Companies that can’t pay their debts are supposed to turn things around or go out of business. But across the world, a rising number of “zombie firms” are limping along, unable to pay their debts but somehow hanging on. Now, with interest rates rising, the question is whether the zombies will start dying off. If they do, it could be painful in the short run. But it might present acquisition opportunities for stronger companies, too.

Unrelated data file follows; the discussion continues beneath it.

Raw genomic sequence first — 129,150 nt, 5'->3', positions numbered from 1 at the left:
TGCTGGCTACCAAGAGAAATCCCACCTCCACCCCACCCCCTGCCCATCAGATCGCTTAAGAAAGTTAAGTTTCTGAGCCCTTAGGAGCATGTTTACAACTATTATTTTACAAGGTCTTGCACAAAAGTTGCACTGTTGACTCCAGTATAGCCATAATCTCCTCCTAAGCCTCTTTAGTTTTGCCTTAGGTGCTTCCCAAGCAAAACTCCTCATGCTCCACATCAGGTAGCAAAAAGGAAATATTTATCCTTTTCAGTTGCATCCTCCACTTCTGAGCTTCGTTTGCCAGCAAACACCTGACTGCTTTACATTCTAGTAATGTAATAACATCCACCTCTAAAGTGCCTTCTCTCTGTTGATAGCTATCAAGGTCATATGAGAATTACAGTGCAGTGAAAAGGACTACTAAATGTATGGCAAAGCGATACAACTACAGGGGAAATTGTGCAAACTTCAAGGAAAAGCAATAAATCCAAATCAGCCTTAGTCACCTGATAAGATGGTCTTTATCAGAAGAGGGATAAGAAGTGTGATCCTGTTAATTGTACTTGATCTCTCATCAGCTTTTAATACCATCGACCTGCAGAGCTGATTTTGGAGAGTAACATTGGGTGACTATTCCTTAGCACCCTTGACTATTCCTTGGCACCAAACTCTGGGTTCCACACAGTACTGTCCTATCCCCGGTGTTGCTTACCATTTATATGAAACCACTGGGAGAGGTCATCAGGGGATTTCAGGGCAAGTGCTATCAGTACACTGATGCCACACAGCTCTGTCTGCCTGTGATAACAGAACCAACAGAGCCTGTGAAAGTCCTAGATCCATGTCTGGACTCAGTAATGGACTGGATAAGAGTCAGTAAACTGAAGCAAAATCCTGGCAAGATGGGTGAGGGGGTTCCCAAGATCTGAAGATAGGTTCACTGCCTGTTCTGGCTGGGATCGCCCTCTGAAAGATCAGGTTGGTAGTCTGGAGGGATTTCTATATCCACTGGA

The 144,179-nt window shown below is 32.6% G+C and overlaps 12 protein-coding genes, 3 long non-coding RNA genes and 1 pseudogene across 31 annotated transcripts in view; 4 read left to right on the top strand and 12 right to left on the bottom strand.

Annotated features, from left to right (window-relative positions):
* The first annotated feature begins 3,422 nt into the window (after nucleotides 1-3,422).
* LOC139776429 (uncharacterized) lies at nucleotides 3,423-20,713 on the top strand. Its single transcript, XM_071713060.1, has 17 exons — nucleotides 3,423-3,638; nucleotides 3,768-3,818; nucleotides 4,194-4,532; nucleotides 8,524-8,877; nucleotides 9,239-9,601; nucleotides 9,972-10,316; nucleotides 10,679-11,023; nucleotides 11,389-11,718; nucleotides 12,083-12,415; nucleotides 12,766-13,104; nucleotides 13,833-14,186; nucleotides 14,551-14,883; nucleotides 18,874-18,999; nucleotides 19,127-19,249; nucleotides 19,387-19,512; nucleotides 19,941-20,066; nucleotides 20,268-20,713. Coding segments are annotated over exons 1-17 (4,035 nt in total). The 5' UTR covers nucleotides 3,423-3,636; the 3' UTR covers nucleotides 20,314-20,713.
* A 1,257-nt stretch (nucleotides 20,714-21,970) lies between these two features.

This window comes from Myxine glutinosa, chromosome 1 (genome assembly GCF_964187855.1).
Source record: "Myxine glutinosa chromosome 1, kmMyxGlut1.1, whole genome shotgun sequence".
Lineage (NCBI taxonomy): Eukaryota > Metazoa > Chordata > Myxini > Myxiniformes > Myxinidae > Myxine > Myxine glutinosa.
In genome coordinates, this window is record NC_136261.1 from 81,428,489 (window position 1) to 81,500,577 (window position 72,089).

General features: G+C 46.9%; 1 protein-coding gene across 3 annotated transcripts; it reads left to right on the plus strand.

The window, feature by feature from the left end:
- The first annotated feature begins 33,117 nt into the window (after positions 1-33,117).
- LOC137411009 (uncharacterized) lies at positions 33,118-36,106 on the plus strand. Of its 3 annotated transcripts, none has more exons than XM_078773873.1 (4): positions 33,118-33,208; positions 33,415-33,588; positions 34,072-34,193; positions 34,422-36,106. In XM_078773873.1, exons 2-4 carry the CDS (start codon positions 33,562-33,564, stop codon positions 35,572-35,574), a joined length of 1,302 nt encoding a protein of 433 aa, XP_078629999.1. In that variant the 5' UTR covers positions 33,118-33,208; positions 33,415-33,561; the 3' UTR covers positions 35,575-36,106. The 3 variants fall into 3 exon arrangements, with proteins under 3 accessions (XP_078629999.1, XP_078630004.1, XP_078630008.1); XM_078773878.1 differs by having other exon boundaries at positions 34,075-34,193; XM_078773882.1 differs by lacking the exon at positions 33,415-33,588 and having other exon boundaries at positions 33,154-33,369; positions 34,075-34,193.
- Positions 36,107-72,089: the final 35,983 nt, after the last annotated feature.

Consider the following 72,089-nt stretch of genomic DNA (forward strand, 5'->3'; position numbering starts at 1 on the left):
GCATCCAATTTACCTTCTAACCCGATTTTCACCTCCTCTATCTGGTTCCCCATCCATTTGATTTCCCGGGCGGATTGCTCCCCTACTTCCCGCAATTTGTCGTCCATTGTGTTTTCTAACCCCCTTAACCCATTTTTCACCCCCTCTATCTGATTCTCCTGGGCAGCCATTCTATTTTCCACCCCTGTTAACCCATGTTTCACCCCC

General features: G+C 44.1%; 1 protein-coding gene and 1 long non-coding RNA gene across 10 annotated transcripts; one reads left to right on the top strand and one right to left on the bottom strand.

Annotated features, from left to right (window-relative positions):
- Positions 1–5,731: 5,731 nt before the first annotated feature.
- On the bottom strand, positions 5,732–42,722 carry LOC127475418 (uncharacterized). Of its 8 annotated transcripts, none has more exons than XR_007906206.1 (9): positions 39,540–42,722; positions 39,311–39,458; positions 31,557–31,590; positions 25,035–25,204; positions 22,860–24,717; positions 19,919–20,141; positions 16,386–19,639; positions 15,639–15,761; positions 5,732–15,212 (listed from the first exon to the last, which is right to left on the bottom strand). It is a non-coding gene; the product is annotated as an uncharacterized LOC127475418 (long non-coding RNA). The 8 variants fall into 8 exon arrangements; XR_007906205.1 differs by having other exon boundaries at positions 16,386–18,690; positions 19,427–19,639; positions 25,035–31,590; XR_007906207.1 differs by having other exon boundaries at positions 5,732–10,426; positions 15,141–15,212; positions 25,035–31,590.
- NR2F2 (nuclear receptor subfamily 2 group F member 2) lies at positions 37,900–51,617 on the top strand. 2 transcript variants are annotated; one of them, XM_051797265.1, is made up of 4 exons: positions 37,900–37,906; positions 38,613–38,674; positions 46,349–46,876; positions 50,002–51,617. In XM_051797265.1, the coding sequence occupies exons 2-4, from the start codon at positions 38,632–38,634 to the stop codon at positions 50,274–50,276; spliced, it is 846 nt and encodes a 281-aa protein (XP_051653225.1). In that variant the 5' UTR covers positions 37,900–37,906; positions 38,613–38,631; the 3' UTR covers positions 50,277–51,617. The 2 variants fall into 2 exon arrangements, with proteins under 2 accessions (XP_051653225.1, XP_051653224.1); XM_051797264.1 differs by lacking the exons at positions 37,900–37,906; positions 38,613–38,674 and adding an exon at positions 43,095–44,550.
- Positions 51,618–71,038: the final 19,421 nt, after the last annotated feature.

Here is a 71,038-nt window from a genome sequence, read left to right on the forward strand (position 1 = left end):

Economists have been warning for years about the rising number of “zombie firms” — companies that don’t generate enough cash to pay the interest on their debts. Companies that can’t pay their debts are supposed to turn things around, restructure, or go out of business. But zombies just keep staggering along, tenuously alive, and some researchers worry that they act as a drag on the entire economy by using up resources that could be better spent elsewhere.
With economic conditions changing rapidly, however,…
This article was written by Walter Frick and originally published on hbr.org